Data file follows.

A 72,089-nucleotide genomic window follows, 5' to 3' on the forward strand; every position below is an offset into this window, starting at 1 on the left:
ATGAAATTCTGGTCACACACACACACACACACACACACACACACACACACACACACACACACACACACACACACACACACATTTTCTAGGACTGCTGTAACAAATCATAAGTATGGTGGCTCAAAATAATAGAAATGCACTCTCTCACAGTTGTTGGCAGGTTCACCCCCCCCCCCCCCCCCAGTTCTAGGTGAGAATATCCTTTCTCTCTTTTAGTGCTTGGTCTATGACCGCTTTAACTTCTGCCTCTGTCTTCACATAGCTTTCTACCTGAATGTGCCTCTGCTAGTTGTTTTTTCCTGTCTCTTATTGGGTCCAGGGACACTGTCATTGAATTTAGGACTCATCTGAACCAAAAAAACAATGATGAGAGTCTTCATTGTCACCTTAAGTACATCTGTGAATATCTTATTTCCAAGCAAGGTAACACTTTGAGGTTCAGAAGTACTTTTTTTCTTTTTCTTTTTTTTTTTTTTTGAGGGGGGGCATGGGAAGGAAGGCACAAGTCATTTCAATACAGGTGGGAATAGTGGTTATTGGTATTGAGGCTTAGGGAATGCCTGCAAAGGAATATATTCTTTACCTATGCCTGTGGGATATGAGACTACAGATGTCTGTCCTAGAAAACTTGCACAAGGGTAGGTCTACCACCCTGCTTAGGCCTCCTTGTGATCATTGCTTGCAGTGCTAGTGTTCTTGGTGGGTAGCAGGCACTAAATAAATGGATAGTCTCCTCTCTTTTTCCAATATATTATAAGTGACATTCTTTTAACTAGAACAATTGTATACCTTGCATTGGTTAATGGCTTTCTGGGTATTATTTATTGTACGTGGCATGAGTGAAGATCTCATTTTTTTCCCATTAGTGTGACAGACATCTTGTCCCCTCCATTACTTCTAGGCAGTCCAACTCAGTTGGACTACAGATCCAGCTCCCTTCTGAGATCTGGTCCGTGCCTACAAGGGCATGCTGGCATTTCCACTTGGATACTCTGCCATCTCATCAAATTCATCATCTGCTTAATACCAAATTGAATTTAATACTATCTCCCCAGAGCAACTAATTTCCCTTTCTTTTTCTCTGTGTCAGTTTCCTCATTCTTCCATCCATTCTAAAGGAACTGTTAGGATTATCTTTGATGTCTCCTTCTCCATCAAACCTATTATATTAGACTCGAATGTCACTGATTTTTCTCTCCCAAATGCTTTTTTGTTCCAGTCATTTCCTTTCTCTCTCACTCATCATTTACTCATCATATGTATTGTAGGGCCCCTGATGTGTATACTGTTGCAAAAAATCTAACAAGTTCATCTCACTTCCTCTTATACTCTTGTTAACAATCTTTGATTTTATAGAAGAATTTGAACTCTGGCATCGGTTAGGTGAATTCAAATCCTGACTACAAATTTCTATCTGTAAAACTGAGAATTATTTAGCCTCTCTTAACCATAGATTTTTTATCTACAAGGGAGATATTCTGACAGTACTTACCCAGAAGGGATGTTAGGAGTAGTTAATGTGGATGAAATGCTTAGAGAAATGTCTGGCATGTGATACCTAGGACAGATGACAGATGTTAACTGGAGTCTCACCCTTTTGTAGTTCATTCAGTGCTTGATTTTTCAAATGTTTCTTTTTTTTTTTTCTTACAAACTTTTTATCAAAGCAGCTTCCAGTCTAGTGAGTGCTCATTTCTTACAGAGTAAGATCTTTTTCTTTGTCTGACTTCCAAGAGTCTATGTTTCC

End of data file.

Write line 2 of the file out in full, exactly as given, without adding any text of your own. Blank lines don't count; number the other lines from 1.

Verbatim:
ATGAAATTCTGGTCACACACACACACACACACACACACACACACACACACACACACACACACACACACACACACACACACATTTTCTAGGACTGCTGTAACAAATCATAAGTATGGTGGCTCAAAATAATAGAAATGCACTCTCTCACAGTTGTTGGCAGGTTCACCCCCCCCCCCCCCCCCAGTTCTAGGTGAGAATATCCTTTCTCTCTTTTAGTGCTTGGTCTATGACCGCTTTAACTTCTGCCTCTGTCTTCACATAGCTTTCTACCTGAATGTGCCTCTGCTAGTTGTTTTTTCCTGTCTCTTATTGGGTCCAGGGACACTGTCATTGAATTTAGGACTCATCTGAACCAAAAAAACAATGATGAGAGTCTTCATTGTCACCTTAAGTACATCTGTGAATATCTTATTTCCAAGCAAGGTAACACTTTGAGGTTCAGAAGTACTTTTTTTCTTTTTCTTTTTTTTTTTTTTTGAGGGGGGGCATGGGAAGGAAGGCACAAGTCATTTCAATACAGGTGGGAATAGTGGTTATTGGTATTGAGGCTTAGGGAATGCCTGCAAAGGAATATATTCTTTACCTATGCCTGTGGGATATGAGACTACAGATGTCTGTCCTAGAAAACTTGCACAAGGGTAGGTCTACCACCCTGCTTAGGCCTCCTTGTGATCATTGCTTGCAGTGCTAGTGTTCTTGGTGGGTAGCAGGCACTAAATAAATGGATAGTCTCCTCTCTTTTTCCAATATATTATAAGTGACATTCTTTTAACTAGAACAATTGTATACCTTGCATTGGTTAATGGCTTTCTGGGTATTATTTATTGTACGTGGCATGAGTGAAGATCTCATTTTTTTCCCATTAGTGTGACAGACATCTTGTCCCCTCCATTACTTCTAGGCAGTCCAACTCAGTTGGACTACAGATCCAGCTCCCTTCTGAGATCTGGTCCGTGCCTACAAGGGCATGCTGGCATTTCCACTTGGATACTCTGCCATCTCATCAAATTCATCATCTGCTTAATACCAAATTGAATTTAATACTATCTCCCCAGAGCAACTAATTTCCCTTTCTTTTTCTCTGTGTCAGTTTCCTCATTCTTCCATCCATTCTAAAGGAACTGTTAGGATTATCTTTGATGTCTCCTTCTCCATCAAACCTATTATATTAGACTCGAATGTCACTGATTTTTCTCTCCCAAATGCTTTTTTGTTCCAGTCATTTCCTTTCTCTCTCACTCATCATTTACTCATCATATGTATTGTAGGGCCCCTGATGTGTATACTGTTGCAAAAAATCTAACAAGTTCATCTCACTTCCTCTTATACTCTTGTTAACAATCTTTGATTTTATAGAAGAATTTGAACTCTGGCATCGGTTAGGTGAATTCAAATCCTGACTACAAATTTCTATCTGTAAAACTGAGAATTATTTAGCCTCTCTTAACCATAGATTTTTTATCTACAAGGGAGATATTCTGACAGTACTTACCCAGAAGGGATGTTAGGAGTAGTTAATGTGGATGAAATGCTTAGAGAAATGTCTGGCATGTGATACCTAGGACAGATGACAGATGTTAACTGGAGTCTCACCCTTTTGTAGTTCATTCAGTGCTTGATTTTTCAAATGTTTCTTTTTTTTTTTTCTTACAAACTTTTTATCAAAGCAGCTTCCAGTCTAGTGAGTGCTCATTTCTTACAGAGTAAGATCTTTTTCTTTGTCTGACTTCCAAGAGTCTATGTTTCC